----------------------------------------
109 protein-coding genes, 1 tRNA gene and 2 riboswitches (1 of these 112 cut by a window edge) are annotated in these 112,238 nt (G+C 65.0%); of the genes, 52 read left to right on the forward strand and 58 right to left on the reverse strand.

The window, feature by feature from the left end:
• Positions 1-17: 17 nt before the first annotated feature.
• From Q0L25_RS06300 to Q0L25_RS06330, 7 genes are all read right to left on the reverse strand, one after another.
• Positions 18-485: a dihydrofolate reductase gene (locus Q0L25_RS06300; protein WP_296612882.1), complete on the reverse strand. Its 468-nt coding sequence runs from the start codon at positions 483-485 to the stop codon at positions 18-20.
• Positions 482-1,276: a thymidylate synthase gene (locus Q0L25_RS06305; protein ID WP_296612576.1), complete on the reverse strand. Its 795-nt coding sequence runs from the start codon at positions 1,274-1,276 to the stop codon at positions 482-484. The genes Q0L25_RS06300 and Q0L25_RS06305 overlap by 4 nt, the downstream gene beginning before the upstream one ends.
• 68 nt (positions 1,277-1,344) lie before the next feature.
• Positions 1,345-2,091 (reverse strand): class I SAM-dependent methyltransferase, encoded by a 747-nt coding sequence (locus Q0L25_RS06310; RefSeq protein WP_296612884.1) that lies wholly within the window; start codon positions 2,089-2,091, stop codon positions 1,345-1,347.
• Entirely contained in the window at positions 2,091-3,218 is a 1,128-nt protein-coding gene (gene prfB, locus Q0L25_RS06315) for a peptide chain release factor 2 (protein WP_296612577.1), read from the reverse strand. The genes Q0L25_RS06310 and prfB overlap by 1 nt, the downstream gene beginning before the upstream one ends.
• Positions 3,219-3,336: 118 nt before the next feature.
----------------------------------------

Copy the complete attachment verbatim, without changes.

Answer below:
109 protein-coding genes, 1 tRNA gene and 2 riboswitches (1 of these 112 cut by a window edge) are annotated in these 112,238 nt (G+C 65.0%); of the genes, 52 read left to right on the forward strand and 58 right to left on the reverse strand.

The window, feature by feature from the left end:
• Positions 1-17: 17 nt before the first annotated feature.
• From Q0L25_RS06300 to Q0L25_RS06330, 7 genes are all read right to left on the reverse strand, one after another.
• Positions 18-485: a dihydrofolate reductase gene (locus Q0L25_RS06300; protein WP_296612882.1), complete on the reverse strand. Its 468-nt coding sequence runs from the start codon at positions 483-485 to the stop codon at positions 18-20.
• Positions 482-1,276: a thymidylate synthase gene (locus Q0L25_RS06305; protein ID WP_296612576.1), complete on the reverse strand. Its 795-nt coding sequence runs from the start codon at positions 1,274-1,276 to the stop codon at positions 482-484. The genes Q0L25_RS06300 and Q0L25_RS06305 overlap by 4 nt, the downstream gene beginning before the upstream one ends.
• 68 nt (positions 1,277-1,344) lie before the next feature.
• Positions 1,345-2,091 (reverse strand): class I SAM-dependent methyltransferase, encoded by a 747-nt coding sequence (locus Q0L25_RS06310; RefSeq protein WP_296612884.1) that lies wholly within the window; start codon positions 2,089-2,091, stop codon positions 1,345-1,347.
• Entirely contained in the window at positions 2,091-3,218 is a 1,128-nt protein-coding gene (gene prfB, locus Q0L25_RS06315) for a peptide chain release factor 2 (protein WP_296612577.1), read from the reverse strand. The genes Q0L25_RS06310 and prfB overlap by 1 nt, the downstream gene beginning before the upstream one ends.
• Positions 3,219-3,336: 118 nt before the next feature.